Since 2012, gov­ern­ment has been al­lo­cat­ing only UGX 4.35bn for com­pen­sa­tions, go­ing by the cur­rent fig­ure of out­stand­ing li­a­bil­i­ties against the bud­get al­lo­ca­tion. It will take gov­ern­ment 110 years to clear the out­stand­ing li­a­bil­i­ties but if we are to fac­tor in the in­ter­ests ac­cru­ing on these li­a­bil­i­ties more time will be needed. And once the pro­posed land re­forms are adopted, there is no doubt that rate of in­crease in court cases and awards re­gard­ing land will go up.

Also by adopt­ing this pro­posal, gov­ern­ment will have to first as­sure the cit­i­zenry of free le­gal rep­re­sen­ta­tion es­pe­cially we the poor and the vul­ner­a­ble and the ef­fi­ciency and ef­fec­tive­ness of its courts in dis­pos­ing of cases. More than once, Com­mis­sioner Gen­eral of Prison Ser­vices, Dr. John­son Byabashai­jja has in­formed par­lia­ment com­mit­tee on de­fence and in­ter­nal af­fairs that about 55% of the pris­on­ers are on re­mand.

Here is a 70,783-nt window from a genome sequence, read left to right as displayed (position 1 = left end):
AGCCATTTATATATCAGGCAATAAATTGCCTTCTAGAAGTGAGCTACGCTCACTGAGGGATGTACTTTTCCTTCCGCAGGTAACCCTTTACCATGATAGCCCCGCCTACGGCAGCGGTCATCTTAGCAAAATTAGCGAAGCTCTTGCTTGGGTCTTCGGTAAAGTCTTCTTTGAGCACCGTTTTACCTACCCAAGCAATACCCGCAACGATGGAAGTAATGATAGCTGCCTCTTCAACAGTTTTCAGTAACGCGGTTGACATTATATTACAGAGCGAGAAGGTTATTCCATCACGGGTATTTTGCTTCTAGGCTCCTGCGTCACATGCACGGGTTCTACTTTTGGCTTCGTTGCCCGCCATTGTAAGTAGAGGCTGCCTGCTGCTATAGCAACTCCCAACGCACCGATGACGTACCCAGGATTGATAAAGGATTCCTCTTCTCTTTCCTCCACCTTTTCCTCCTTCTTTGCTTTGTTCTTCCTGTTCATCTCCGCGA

While the Na­tional Court Case Cen­sus re­port re­leased by the Ju­di­ciary on Oc­to­ber 25, 2016 in­di­cates that 254 cases have taken 10 years in the High Court reg­istry un­re­solved. The Mag­is­trate’s Courts have 217 cases for the same pe­riod. The re­port high­lights a to­tal of 114,809 pend­ing cases in the courts, out of which 28,864 cases are back­log ac­count­ing for 25.14% of case back­log. Cur­rently for land cases, which is the gist of the ar­ti­cle, the Land Di­vi­sion for High Court in Kam­pala alone has the high­est back­log at 3,846 cases.

The above high­lighted in­ef­fi­ciency among courts and the gov­ern­men­t’s un­timely com­pen­sa­tion of court awardees is ev­i­dence enough for Par­lia­ment not to even lis­ten to these re­forms. Their adop­tion will be a recipe of dis­as­ter to the coun­try.